National Geographic : 1947 Mar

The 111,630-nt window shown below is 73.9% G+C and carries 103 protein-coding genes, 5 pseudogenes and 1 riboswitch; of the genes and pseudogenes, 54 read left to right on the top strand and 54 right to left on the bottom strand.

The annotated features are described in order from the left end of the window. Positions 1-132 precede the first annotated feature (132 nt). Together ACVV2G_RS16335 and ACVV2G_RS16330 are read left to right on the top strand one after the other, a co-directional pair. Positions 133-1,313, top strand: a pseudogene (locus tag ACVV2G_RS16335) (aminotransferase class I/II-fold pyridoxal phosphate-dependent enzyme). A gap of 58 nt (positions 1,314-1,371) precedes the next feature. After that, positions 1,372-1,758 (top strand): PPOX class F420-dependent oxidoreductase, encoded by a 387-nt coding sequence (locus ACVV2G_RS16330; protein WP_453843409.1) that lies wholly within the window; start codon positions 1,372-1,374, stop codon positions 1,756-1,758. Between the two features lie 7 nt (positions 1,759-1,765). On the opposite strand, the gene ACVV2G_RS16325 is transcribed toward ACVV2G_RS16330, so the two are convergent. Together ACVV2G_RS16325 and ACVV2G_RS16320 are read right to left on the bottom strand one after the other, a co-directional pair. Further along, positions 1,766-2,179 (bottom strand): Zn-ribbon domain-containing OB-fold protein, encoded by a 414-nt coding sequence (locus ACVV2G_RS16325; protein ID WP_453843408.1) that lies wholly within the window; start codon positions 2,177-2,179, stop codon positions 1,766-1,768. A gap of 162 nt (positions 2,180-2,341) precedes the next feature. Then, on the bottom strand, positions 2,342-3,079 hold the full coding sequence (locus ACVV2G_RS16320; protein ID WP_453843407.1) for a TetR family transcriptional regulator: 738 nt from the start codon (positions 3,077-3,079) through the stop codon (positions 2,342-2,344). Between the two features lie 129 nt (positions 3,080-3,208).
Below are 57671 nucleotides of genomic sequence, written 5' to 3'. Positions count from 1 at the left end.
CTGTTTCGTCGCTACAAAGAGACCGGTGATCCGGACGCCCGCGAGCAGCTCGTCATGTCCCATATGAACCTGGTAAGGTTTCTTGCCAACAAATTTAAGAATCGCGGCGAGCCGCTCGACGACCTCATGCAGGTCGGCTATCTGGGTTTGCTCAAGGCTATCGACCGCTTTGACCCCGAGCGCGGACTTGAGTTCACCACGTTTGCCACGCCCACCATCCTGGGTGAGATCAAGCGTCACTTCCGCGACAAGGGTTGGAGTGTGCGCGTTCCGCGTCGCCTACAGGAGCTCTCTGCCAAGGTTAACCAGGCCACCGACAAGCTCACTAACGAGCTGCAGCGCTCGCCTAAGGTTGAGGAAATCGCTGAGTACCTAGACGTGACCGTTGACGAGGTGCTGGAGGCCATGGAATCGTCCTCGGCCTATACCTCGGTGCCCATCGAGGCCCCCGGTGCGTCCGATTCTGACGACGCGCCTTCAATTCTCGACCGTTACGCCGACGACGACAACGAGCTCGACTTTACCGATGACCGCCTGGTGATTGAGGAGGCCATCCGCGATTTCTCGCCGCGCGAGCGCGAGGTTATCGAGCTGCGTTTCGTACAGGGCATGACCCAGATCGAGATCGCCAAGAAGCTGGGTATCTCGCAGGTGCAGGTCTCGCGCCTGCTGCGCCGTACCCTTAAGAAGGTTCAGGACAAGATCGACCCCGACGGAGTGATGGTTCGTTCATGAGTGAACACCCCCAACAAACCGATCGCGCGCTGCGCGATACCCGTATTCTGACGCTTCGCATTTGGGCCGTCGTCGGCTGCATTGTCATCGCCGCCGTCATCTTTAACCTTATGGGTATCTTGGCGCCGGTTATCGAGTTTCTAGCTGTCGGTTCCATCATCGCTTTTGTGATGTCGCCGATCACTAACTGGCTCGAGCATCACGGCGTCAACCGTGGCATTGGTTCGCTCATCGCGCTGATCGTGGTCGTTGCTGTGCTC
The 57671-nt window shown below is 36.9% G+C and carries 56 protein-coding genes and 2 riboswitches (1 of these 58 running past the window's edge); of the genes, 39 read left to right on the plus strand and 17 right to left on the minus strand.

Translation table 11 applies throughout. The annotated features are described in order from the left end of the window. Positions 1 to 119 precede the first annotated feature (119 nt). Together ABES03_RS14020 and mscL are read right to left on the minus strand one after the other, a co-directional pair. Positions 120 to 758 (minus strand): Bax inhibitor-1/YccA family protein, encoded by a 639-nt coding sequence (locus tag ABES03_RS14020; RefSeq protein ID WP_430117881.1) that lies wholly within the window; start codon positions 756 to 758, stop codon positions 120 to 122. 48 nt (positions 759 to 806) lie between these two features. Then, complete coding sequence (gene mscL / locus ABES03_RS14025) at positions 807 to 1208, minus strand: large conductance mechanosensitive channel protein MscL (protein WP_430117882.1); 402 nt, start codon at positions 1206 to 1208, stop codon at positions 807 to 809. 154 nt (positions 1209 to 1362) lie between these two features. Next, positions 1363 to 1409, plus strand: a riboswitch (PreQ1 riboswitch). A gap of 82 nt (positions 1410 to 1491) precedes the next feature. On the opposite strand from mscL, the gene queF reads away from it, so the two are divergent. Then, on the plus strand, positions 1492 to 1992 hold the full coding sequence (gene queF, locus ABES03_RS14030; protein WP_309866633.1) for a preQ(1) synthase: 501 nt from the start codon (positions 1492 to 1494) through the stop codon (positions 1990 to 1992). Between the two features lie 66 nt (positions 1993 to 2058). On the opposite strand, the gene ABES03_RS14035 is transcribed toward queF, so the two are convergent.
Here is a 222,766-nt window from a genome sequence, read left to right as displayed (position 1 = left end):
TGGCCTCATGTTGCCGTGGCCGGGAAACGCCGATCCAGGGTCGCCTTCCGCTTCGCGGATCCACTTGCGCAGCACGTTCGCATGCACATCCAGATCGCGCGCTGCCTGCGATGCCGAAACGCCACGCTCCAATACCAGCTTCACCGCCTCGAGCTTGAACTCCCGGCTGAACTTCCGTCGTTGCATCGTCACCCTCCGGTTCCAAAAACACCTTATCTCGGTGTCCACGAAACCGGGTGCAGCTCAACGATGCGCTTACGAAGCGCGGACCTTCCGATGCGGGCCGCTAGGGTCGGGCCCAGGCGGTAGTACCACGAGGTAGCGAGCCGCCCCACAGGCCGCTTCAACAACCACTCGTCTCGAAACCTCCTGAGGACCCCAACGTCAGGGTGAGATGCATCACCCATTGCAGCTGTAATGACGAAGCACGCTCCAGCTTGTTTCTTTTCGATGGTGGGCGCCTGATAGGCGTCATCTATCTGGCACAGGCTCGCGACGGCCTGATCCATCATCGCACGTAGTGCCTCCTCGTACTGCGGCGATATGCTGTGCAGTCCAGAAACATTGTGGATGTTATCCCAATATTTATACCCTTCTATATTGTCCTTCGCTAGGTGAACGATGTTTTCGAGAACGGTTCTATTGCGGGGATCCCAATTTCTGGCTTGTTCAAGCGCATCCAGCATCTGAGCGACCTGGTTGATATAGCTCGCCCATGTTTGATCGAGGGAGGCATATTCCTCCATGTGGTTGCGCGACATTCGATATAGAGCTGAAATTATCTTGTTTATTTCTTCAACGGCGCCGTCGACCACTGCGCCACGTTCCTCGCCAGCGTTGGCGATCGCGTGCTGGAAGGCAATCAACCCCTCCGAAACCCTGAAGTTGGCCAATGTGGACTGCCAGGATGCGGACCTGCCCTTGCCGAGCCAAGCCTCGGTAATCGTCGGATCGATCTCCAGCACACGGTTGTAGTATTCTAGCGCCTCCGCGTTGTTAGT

() Lennart INUsson irom lUacKsar Fresh-caught Cod Are Cleaned and Ice-packed for Shipment to Northern Europe's Cities W HEN cod are running, steamers plying Nor way's "inside passage" touch Lofoten ports to take on fresh fish. But the bulk of the catch is dried or salted for export to Europe, Africa, and the Americas (pages 382, 383). Fishing banks off Norway's west and north coasts are among the world's richest, make it Europe's greatest fishing nation. Nearly two-thirds of all Norwegians depend directly or indirectly on the sea. In prewar years fish and fish products ranked third among Norway's exports. Recent record catches may boost them to first place. Spawning cod arrive in Lofoten waters in jam packed shoals often 150 feet thick. The short- lived Lofoten season accounts in normal years for 55 percent of Norway's catch of cod. Protecting this and other Lofoten harbors from westerly gales stands the steep, snow-mantled "Lofot Wall." Its jagged peaks, some 3,000 feet high, are imposing in a land noted for scenic beauty. Their wrinkled granite faces catch the winter's frequent snowfalls. In summer snow gives way to shiny moss. The islands, in the same Arctic latitude as northern Alaska and central Greenland, have a mean annual temperature of 38° F. Coldest month is February, but even then the mercury rarely dips below freezing and sheep graze outdoors the year round.